There are four levels of meaning to hamarti/a and the concept of sin (compare with the list of three given in the previous note):

    1. “sins” (plural) = individual sins committed by human beings
    2. “sin” (singular, without the definite article) = sin in the general sense
    3. “sin” (singular, with the article) = the fundamental sin of unbelief
    4. “sinning” (verb a(marta/nw) = principally, violations of the two-fold command

The main point at issue in 1 John, especially here in 2:28-3:10, is not the first two levels of meaning (as the casual reader might assume), but specifically the last two. For the true believer, it is impossible to sin in the sense of (3.) and (4.); indeed, sin, in either of these senses, marks the very distinction between the true and false believer. To see this clearly, let us cite the concluding statement of verse 10 in full:

“In this it is shining [i.e. clear/apparent] (who are) the offspring of God and the offspring of the Diábolos: every one not doing righteousness [i.e. sinning] is not (born) out of God, and (this is) the one not loving his brother.”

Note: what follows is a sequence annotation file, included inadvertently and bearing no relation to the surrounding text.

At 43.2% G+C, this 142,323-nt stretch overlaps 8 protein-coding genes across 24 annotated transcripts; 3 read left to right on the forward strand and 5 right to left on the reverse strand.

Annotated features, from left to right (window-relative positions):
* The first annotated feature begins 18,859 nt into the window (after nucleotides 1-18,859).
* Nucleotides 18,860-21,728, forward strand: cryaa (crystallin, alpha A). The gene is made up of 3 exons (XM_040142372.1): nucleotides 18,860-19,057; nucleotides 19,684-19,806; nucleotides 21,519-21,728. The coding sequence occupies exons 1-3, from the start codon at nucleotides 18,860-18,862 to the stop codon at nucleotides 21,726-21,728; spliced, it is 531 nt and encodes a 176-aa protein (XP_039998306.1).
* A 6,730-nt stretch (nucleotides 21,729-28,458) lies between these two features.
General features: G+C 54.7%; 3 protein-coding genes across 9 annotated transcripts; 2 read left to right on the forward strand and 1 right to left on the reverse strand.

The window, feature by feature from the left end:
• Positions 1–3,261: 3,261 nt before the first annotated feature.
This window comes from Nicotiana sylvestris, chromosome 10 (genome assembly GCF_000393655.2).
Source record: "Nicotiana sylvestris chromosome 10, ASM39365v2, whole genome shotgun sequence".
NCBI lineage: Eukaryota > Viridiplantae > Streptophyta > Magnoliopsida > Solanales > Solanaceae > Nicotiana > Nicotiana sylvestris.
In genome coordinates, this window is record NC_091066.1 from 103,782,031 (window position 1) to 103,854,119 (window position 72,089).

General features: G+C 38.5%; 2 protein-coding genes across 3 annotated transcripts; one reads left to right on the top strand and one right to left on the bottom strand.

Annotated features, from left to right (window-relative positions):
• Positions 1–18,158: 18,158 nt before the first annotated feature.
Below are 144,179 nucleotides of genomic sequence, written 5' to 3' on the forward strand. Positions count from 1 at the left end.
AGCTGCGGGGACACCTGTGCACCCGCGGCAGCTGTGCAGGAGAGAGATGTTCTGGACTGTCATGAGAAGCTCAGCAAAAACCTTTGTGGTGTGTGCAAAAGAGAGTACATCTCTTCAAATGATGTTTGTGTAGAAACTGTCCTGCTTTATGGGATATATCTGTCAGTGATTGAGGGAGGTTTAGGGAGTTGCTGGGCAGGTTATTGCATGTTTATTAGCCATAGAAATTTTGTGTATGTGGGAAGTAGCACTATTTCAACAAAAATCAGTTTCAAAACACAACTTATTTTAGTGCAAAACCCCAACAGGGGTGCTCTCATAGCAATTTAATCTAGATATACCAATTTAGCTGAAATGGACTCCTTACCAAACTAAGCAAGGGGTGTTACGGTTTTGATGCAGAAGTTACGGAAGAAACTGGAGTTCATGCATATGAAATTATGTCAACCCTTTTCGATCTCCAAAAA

What then of meanings (1.) and (2.) above? The work of Jesus, his sacrificial death and resurrection, frees believers from sin in the general sense (1:7; 2:2), as is indicated in the pair of Christological statements of vv. 5, 8b (see above). This leaves meaning #1, which, I would argue, is the only sense of sin that applies to the true believer in Christ. Believers will (or may) occasionally commit sins, as the author makes quite clear in 1:8-2:2 and 5:16ff. The same power that frees us from sin in the general sense, also cleanses us from individual sins we commit. In that way, believers do take part in the sinlessness of Jesus, and the power that he has over sin.